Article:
• Scott Berry

What Is The Difference Between An Employee And Independent Contractor?

Why Does It Matter?

The problem is that misclassifying an individual as an independent contractor rather than an employee can have significant monetary consequences on a business, resulting in fines and penalties in the form of double tax and social security withholdings or even monetary fines up to $5,000.00. In order to avoid these penalties and fines, businesses can request a determination from the IRS or the State of Minnesota as to whether an individual is an employee or an independent contractor.


"[M]isclassifying an individual..can have significant monetary consequences."

Another potentially prickly area where employers may unwittingly become exposed is unemployment. A worker’s right to receive unemployment benefits is determined by statute and accompanying administrative regulations. A prerequisite to qualifying for said benefits is actual employment. As such, independent contractors do not qualify for unemployment benefits. However, as we have discussed above, it is quite easy to inadvertently treat an independent contractor as an employee. If a worker misclassified as an independent contractor is terminated and is able to successfully claim and receive unemployment benefits, an employer runs the risk of having its unemployment insurance premiums increased.



Worker’s compensation is yet another area where employers can succumb to the pitfalls of worker misclassification. Generally speaking, in Minnesota, the workers’ compensation act requires employers to carry compensation insurance for employees. Worker’s compensation insurance is not required for independent contractors. If an employer fails to obtain the proper compensation insurance, the act gives effected employees the option to sue the employer. In addition, the Department of Labor and Industry may also assess penalties against employers that fail to carry the required compensation insurance. As such, if it is determined that an independent contractor is actually an employee, an employer can face serious consequences if the employer has failed to procure adequate worker’s compensation insurance coverage.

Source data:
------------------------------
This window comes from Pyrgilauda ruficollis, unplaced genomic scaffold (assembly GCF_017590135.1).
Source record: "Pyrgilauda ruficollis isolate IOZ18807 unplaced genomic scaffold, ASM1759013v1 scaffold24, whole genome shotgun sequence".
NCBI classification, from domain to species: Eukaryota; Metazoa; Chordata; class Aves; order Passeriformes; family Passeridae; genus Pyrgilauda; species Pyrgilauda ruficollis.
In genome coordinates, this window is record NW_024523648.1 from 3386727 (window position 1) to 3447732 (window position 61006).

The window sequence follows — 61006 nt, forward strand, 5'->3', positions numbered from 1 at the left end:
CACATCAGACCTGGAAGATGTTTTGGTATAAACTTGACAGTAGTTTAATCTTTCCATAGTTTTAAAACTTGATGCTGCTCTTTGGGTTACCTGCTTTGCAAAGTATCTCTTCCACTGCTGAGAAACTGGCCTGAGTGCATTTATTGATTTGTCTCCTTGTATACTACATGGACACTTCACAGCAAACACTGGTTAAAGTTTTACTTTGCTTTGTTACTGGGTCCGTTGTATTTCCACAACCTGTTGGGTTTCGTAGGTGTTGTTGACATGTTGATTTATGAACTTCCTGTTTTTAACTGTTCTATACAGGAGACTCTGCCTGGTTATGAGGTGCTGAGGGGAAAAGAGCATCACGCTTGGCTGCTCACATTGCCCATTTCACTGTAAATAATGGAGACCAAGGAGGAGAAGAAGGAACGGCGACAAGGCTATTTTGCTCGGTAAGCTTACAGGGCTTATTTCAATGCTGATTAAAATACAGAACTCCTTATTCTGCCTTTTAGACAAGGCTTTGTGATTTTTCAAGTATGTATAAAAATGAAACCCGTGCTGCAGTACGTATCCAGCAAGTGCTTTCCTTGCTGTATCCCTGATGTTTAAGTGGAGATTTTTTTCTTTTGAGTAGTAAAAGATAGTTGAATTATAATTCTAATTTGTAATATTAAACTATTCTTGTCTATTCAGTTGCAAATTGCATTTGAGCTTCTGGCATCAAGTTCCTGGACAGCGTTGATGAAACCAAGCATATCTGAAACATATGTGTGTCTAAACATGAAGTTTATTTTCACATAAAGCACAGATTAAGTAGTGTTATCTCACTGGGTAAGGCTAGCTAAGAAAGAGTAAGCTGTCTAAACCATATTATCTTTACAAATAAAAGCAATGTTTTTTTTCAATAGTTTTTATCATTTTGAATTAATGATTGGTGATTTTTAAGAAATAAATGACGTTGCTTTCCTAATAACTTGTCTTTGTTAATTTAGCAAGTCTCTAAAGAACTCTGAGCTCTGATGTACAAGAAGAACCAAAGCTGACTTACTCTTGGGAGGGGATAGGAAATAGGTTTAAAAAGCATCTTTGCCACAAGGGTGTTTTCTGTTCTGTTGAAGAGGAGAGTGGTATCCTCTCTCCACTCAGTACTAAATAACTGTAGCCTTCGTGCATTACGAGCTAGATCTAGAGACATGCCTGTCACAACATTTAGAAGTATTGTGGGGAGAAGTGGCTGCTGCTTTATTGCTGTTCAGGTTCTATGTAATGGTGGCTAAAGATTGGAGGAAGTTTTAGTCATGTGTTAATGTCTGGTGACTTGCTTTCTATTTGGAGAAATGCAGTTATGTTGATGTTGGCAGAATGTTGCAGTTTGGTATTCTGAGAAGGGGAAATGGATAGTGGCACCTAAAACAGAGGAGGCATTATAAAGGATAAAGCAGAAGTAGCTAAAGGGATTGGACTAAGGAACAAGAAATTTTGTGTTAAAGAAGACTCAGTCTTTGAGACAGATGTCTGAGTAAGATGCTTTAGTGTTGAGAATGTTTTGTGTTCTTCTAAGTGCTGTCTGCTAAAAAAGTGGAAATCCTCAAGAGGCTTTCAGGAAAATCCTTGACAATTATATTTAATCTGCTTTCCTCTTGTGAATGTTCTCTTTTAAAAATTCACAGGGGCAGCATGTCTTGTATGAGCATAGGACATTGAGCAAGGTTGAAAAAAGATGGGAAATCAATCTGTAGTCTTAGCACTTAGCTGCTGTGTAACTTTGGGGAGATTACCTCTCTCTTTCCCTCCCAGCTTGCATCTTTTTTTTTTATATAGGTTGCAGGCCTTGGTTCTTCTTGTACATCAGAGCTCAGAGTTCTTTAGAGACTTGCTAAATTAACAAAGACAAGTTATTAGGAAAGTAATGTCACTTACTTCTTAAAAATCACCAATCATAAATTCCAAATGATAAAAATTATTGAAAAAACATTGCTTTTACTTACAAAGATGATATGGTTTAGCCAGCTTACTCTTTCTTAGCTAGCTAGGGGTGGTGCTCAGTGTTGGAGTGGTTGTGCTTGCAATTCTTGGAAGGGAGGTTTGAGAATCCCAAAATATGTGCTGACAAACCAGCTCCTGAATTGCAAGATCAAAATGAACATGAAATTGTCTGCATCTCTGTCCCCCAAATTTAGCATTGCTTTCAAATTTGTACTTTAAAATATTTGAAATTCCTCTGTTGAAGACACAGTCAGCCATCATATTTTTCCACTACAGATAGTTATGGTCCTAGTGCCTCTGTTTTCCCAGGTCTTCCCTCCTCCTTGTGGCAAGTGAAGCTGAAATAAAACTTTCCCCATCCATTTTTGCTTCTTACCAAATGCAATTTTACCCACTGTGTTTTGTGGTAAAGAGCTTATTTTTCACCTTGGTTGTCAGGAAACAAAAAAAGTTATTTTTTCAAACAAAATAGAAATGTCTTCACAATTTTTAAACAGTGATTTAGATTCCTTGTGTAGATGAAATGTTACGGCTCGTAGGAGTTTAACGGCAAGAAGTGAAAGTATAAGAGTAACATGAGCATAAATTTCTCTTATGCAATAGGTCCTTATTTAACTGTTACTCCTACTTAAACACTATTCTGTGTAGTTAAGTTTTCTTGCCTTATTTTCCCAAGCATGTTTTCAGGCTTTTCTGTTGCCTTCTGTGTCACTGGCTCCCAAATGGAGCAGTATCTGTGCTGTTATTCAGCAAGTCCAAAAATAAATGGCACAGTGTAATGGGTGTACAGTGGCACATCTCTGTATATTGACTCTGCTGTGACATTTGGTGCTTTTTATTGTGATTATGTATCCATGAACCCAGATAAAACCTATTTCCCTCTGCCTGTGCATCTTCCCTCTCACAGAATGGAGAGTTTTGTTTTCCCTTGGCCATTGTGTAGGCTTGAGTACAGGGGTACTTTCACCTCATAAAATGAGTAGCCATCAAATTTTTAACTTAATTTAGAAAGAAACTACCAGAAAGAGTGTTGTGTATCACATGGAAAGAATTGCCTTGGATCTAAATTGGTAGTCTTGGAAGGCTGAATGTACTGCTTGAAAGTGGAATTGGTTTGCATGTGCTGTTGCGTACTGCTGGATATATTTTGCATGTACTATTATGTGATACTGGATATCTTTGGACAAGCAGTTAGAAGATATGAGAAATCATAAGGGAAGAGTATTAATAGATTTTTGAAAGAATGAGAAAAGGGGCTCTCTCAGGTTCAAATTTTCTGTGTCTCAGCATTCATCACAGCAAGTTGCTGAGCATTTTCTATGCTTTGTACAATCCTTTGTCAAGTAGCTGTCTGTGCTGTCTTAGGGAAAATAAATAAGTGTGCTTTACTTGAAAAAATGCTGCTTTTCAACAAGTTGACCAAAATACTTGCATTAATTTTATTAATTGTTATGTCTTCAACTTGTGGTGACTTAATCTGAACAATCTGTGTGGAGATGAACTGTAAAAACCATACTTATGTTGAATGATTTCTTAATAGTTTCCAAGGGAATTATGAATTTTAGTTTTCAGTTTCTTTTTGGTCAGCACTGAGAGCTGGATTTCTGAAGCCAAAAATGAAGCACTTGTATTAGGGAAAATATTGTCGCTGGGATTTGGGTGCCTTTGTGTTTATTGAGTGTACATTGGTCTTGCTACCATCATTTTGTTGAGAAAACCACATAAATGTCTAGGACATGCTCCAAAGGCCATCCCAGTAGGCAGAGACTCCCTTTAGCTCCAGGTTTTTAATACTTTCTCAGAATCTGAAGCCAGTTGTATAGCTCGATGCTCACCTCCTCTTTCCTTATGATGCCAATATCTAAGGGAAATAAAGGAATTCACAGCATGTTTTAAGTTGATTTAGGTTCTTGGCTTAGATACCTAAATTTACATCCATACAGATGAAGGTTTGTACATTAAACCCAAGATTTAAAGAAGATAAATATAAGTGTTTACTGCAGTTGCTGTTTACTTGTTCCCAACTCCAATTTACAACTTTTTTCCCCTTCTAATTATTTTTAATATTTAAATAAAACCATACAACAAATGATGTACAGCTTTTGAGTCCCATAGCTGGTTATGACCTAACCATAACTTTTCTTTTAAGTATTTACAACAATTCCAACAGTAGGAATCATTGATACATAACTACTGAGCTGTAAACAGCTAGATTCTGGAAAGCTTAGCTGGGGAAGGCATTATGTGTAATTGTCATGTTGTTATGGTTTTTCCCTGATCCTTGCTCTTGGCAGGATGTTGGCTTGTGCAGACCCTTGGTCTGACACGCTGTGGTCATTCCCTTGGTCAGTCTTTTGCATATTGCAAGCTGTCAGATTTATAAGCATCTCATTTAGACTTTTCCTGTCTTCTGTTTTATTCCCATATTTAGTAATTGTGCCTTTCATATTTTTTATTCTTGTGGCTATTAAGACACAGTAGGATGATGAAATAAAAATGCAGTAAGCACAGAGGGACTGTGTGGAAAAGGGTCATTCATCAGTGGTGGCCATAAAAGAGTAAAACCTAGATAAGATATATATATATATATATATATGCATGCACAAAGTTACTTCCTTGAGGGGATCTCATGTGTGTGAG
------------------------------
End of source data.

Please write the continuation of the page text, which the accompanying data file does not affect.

"If an employer fails to obtain the proper [sic] insurance...effected employees [have] the option to sue the employer."

In addition to tax consequences and civil fines, misclassification of workers can have other unintended results. Under common law, an employer can be held vicariously liable for certain actions of its employees, if said actions are conducted by employees within the scope of the employee’s employment. On the contrary, the general rule relative to independent contractors is that an employer is not liable harm to another caused by an independent contractor’s acts or omissions.


There are, of course, exceptions to the general rule regarding independent contractor liability, but the point is that businesses may be inadvertently exposing themselves to unnecessary and unanticipated vicarious liability by treating their independent contractors too much like employees. By failing to be mindful of the employee vs. independent contractor distinctions, employers by surprisingly find themselves liable for negligent acts performed by workers who they considered independent contractors but that the law actually deems to be employees.


What does this mean for your business?


It is important for all businesses, both large and small, to avoid unnecessary and avoidable expenses. Time and money are valuable, and employers do not want to waste their time or resources dealing with issues arising out of misclassification of employers and/or independent contractors. It is important to be aware of the distinctions and to make informed decisions when designating workers in order to avoid the common pitfalls outlined above.


#EmployeevsIndependentContractor #MisclassifyingIndependentContractor

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